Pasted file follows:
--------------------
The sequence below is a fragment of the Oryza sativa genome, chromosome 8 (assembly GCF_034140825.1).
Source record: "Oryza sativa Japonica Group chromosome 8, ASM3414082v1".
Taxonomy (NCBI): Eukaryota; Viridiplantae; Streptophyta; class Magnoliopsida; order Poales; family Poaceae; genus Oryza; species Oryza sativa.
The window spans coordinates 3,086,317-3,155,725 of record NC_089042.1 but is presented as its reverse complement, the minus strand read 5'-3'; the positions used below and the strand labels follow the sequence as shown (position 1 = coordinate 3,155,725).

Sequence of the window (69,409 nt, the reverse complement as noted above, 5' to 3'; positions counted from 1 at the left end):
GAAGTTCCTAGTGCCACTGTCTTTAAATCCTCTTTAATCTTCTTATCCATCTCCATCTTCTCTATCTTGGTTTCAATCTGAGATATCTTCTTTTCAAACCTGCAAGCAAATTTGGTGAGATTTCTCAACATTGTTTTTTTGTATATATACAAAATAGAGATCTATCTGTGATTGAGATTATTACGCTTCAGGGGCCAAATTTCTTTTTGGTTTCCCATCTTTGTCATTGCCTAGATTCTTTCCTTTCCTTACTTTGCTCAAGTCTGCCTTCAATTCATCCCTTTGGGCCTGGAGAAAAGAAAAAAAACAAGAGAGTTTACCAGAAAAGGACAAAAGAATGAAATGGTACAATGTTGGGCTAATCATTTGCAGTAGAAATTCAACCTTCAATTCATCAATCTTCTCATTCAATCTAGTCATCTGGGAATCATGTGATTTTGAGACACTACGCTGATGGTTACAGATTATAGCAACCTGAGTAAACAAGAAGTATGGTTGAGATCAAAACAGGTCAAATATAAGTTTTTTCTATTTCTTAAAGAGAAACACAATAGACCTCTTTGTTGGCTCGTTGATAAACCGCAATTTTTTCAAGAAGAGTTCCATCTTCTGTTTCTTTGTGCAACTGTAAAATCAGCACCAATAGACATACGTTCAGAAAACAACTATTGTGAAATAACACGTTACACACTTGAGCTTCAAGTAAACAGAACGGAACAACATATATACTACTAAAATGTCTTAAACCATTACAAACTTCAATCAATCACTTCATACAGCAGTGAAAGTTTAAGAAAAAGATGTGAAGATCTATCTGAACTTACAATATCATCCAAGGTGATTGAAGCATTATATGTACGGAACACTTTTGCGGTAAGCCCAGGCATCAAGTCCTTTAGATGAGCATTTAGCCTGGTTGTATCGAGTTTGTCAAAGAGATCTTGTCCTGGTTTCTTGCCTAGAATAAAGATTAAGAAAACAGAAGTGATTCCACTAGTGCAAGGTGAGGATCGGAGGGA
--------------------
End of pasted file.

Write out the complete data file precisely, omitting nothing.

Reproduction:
The sequence below is a fragment of the Oryza sativa genome, chromosome 8 (assembly GCF_034140825.1).
Source record: "Oryza sativa Japonica Group chromosome 8, ASM3414082v1".
Taxonomy (NCBI): Eukaryota; Viridiplantae; Streptophyta; class Magnoliopsida; order Poales; family Poaceae; genus Oryza; species Oryza sativa.
The window spans coordinates 3,086,317-3,155,725 of record NC_089042.1 but is presented as its reverse complement, the minus strand read 5'-3'; the positions used below and the strand labels follow the sequence as shown (position 1 = coordinate 3,155,725).

Sequence of the window (69,409 nt, the reverse complement as noted above, 5' to 3'; positions counted from 1 at the left end):
GAAGTTCCTAGTGCCACTGTCTTTAAATCCTCTTTAATCTTCTTATCCATCTCCATCTTCTCTATCTTGGTTTCAATCTGAGATATCTTCTTTTCAAACCTGCAAGCAAATTTGGTGAGATTTCTCAACATTGTTTTTTTGTATATATACAAAATAGAGATCTATCTGTGATTGAGATTATTACGCTTCAGGGGCCAAATTTCTTTTTGGTTTCCCATCTTTGTCATTGCCTAGATTCTTTCCTTTCCTTACTTTGCTCAAGTCTGCCTTCAATTCATCCCTTTGGGCCTGGAGAAAAGAAAAAAAACAAGAGAGTTTACCAGAAAAGGACAAAAGAATGAAATGGTACAATGTTGGGCTAATCATTTGCAGTAGAAATTCAACCTTCAATTCATCAATCTTCTCATTCAATCTAGTCATCTGGGAATCATGTGATTTTGAGACACTACGCTGATGGTTACAGATTATAGCAACCTGAGTAAACAAGAAGTATGGTTGAGATCAAAACAGGTCAAATATAAGTTTTTTCTATTTCTTAAAGAGAAACACAATAGACCTCTTTGTTGGCTCGTTGATAAACCGCAATTTTTTCAAGAAGAGTTCCATCTTCTGTTTCTTTGTGCAACTGTAAAATCAGCACCAATAGACATACGTTCAGAAAACAACTATTGTGAAATAACACGTTACACACTTGAGCTTCAAGTAAACAGAACGGAACAACATATATACTACTAAAATGTCTTAAACCATTACAAACTTCAATCAATCACTTCATACAGCAGTGAAAGTTTAAGAAAAAGATGTGAAGATCTATCTGAACTTACAATATCATCCAAGGTGATTGAAGCATTATATGTACGGAACACTTTTGCGGTAAGCCCAGGCATCAAGTCCTTTAGATGAGCATTTAGCCTGGTTGTATCGAGTTTGTCAAAGAGATCTTGTCCTGGTTTCTTGCCTAGAATAAAGATTAAGAAAACAGAAGTGATTCCACTAGTGCAAGGTGAGGATCGGAGGGA